My name is Vanessa and I work in a non-profit Public Charter Montessori school. Montessori is an educational theory in which children are allowed to learn by following their interests which in turn leads to them being naturally motivated to learn new things and practice skills until mastery. Learning is individualized so each child follows their own path to learn different skills, such as focus, memory, sensory acuity, counting, reading, writing, and operational math. All authentic Montessori classrooms have a mix of children with a 3 year age range. Each classroom is overseen by a certified Guide, a role which is somewhat comparable to a lead or head teacher in a traditional school. I am an assistant in a Primary classroom which is for children who are 3 to 6 years old.
Instead of restraining wiggly children to their chairs, my school has chosen to bring additional items into our classrooms and playrooms so we can further support the physical development of our students while indoors.
Every Monday afternoon the instructional staff gather for Professional Development (PD). Last weeks’ PD was a Child Study on one of our PK-4 students. Child study is how my school supports any child having difficulty reaching their full physical, academic, social, or emotional potential at school.
Lily and I chose one student for Child Study due to this child moving around the classroom more often than they are working. Most of our students spend a fair amount of time wandering around the classroom, playing, and improperly using materials- to the point where they are asked to put that particular work away. Our Primary Child Study Team was focused on supporting one particular child, but this PD helped me realize that multiple students’ constant movement and improper use of materials may stem from their need to physically develop their muscles.
The Montessori environment gives children multiple options to move their bodies in order to encourage physical development. Children walk around the room to choose their works and workspaces and can choose from a plethora of works that involve moving around the classroom. In addition, every child at my school receives 1.5 hours of outdoor recess or indoor recess (free play) each day. But for some children, this isn’t enough, and they express this deficit by running around the classroom, crawling under tables and banging pink tower blocks together. Instead of restraining wiggly children to their chairs, my school has chosen to bring additional items into our classrooms and playrooms so we can further support the physical development of our students while indoors.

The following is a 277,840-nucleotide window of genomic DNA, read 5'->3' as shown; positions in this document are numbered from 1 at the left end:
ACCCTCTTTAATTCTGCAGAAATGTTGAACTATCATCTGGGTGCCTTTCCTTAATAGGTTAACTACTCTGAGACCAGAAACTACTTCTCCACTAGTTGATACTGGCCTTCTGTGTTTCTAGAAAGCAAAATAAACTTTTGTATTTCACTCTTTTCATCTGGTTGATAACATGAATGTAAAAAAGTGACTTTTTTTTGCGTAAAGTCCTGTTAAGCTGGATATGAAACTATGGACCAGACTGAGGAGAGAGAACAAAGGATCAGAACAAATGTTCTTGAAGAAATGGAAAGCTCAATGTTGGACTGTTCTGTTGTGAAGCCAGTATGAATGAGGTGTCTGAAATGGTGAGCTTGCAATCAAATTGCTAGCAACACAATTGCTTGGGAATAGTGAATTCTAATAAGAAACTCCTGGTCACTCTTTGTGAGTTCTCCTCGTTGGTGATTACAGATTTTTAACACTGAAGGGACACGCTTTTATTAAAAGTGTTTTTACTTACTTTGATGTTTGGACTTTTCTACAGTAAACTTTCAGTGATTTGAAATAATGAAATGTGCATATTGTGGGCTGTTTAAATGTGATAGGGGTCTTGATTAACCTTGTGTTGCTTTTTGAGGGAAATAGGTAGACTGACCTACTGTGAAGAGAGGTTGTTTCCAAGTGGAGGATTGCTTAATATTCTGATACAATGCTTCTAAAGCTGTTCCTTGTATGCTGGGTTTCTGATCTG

Our blue rubber cushion allows children to shift their weight side to side to wiggle while sitting in a chair or on the floor. It provides children with a way to move their bodies and engage their core muscles while staying in one place. This cushion has a bumpy side and a spiky side so children can choose their sensorial input. When used on the floor this cushion also defines the space where the child should be sitting to make sure they are orienting themselves correctly in relation to floor work, and giving nearby classmates enough space during circle time. It is also a great cushion for adults to use while sitting or kneeling on the floor. Our cushions are kept in the classroom to be used during the work cycle.
Our scooter allows children to engage their leg muscles in a similar motion to running, but at a slower pace which is safer while indoors. When given a lesson on the scooter children are shown to hold it by both handles in the same manner a tray is held, then to place it on the ground, sit on it while holding both handles, and use their legs to move their scooter forward. One game I like to play with the scooter is having the child quickly maneuver themselves around playroom in order to catch me while I power walk around the tables. We keep our scooter in the playroom to be used during movement breaks. Our school does not have the indoor space necessary for scooters to be used safely in a whole group setting such as indoor recess.